Over the next six hands, two more players get AJo and win with it.
Then, seven hands later, I'm dealt AJo again, and win a smaller 44¢ pot when I river the ace against Q5o, with a board of J4Q-3-A. Good times.
While Sklansky's book didn't help me on Monday, it's improved my online play a bit.
Tuesday, February 07, 2006
The most dangerous person at a poker table is often the one who takes a "bad beat," which is poker terminology for playing a hand well, only to see the flop go against you, or your opponent to have made a hand that was statistically unexpected. It is a common term in poker, mostly used by people to describe their own play. It applies in other sports as well, for we all know that nobody ever loses because they played poorly, the cards just didn't go their way.
Seattle is in the same position now. Perhaps more than any team in Super Bowl history that doesn't have a kicker named Scott Norwood, they genuinely feel they lost a game that for moments, was in their grasp. They had the cards, they feel they played them well in most cases, and, from their perspective, the refs dealt them a death blow. Whether it was fate or conspiracy, they only know the franchise is languishing in despair.
Yesterday, when the Seahawks arrived home to a stadium where over 15,000 fans awaited them, Mike Holmgren drew a huge cheer (and probably an equally significant fine) when he said, "We knew it was going to be tough going against the Pittsburgh Steelers. I didn't know we were going to have to play the guys in the striped shirts as well."
Any team dealt such a hand needs to smart for a moment. The question is, will Seattle's fans be wise enough to eventually drop it, leave the conspiracy theories behind, and address the future, which, to anybody with some football sense, looks bright?
The fact is, those who spend too much time licking their own wounds can lose their taste for anything else. Namely, winning.
Seattle, an organization with class players and coaches, will recover quickly if they leave behind what was truly a bad beat.
Hopefully their fan base will allow them.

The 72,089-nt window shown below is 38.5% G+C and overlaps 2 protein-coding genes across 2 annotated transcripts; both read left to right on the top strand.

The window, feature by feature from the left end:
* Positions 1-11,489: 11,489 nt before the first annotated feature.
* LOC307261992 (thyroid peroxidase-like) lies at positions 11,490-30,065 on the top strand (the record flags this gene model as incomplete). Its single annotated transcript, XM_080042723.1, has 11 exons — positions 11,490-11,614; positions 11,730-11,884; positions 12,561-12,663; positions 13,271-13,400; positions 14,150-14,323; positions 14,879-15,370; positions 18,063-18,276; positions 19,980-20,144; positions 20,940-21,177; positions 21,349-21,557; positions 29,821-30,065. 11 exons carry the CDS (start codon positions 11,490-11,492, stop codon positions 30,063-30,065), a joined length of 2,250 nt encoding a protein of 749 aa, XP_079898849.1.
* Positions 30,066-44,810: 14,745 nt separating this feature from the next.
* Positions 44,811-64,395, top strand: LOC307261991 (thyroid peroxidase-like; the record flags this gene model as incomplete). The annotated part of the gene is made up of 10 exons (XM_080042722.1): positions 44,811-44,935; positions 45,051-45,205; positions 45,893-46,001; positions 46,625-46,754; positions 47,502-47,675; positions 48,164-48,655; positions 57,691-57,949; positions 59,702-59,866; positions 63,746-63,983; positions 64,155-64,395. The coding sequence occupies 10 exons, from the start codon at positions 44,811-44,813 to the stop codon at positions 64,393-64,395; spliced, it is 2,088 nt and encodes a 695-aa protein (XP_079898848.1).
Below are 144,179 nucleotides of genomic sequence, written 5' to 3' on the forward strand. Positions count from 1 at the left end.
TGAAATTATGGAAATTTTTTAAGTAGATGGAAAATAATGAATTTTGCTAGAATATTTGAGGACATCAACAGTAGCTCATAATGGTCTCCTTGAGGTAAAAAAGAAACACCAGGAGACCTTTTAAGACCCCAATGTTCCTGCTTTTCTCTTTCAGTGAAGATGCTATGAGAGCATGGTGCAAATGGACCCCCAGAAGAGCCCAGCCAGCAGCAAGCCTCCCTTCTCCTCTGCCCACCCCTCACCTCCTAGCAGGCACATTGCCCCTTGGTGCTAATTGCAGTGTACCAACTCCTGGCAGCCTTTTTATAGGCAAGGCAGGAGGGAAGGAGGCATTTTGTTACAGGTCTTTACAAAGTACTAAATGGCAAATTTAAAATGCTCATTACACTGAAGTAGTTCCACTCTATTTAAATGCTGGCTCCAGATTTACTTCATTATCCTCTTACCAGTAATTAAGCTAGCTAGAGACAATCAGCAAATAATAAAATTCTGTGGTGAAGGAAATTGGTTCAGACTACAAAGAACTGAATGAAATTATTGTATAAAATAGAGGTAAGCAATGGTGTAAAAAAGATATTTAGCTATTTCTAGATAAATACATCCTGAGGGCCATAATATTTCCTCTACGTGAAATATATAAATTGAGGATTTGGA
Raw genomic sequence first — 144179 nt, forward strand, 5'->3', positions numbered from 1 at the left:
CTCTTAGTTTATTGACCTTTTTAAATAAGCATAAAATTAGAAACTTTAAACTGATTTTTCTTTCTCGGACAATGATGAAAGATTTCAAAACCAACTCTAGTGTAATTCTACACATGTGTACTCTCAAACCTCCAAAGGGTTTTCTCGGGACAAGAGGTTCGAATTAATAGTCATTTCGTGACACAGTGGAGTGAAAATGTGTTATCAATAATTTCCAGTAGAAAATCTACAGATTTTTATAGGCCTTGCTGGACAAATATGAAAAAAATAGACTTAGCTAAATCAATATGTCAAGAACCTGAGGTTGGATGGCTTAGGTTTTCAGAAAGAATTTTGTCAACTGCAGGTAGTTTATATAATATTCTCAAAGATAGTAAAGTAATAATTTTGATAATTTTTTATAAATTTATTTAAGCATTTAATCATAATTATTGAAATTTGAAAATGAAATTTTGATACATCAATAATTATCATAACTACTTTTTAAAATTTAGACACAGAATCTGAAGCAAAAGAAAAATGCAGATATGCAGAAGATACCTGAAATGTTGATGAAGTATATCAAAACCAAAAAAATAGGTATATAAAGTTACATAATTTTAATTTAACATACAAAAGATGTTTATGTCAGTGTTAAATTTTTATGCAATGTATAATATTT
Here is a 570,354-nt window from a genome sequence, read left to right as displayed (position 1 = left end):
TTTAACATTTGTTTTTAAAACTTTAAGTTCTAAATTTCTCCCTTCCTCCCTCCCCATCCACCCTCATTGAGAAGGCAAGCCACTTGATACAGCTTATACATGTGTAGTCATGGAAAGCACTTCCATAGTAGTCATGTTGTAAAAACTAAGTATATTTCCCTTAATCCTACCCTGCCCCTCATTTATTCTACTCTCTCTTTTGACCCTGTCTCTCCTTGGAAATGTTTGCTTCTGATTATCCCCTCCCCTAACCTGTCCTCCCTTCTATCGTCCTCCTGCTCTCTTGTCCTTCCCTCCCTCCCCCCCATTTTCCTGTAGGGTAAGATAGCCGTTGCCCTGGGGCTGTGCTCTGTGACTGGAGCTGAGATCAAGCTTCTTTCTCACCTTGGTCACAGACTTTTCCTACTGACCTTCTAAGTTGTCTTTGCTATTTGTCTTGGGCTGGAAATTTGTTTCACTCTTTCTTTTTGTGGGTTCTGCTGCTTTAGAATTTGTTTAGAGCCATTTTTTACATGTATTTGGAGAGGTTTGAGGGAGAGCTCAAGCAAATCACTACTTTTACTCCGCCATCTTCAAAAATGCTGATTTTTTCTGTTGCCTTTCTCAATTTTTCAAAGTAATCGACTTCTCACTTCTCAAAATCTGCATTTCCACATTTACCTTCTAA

Monday, February 06, 2006
After reading Sklansky, I realized that part of my problem was my tendency to fold hands that will very frequently lose, even though the pot odds said stay. For example, Sklansky writes:
For example, say you have 8d7d in the big blind. Four players limp, and the button raises. The small blind folds. You call, as do the limpers (12.5 small bets). The flop is Th7c5c
You check, and everyone else checks to the button, who bets. You should raise. You have middle pair and a [runner runner] backdoor straight draw. You estimate its worth at about five outs (the two-flush and the coordinated nature of the board lower the value of your hand somewhat). For a five out draw, you need the pot to lay about 8-to-1 to continue. Getting 13-to-1, you clearly should at least call. ... When the pot is large, invest extra bets if doing so improves your chance to win.
He later continues:
In small stakes games where many of your opponents play too many hands and go too far with them, the pots will often be big. This means that hands that will win only a small percentage of the time are still frequently good enough to pay off on the river, and some questionable raises can also be correct.
Several times, I got decent starting hands, ended up with overcards on the flop, the pot odds to six outs were good on the flop and river, and they never paired.
I won two hands all night (three hours). I sat down at a newly opened table, and got dealt KK in middle position. I bet it agressively, and ended up +$12 for the hand when my final opponent folded on the river.
The other winning hand I got dealt A9o on the small blind, and the flop came A99. My mistake on that hand was failing to raise it on the flop, hoping to keep people in (a mistake that Sklansky points out repeatedly). The turn and river were rags, but the guy to my right was the only other person in at the river, with AQ.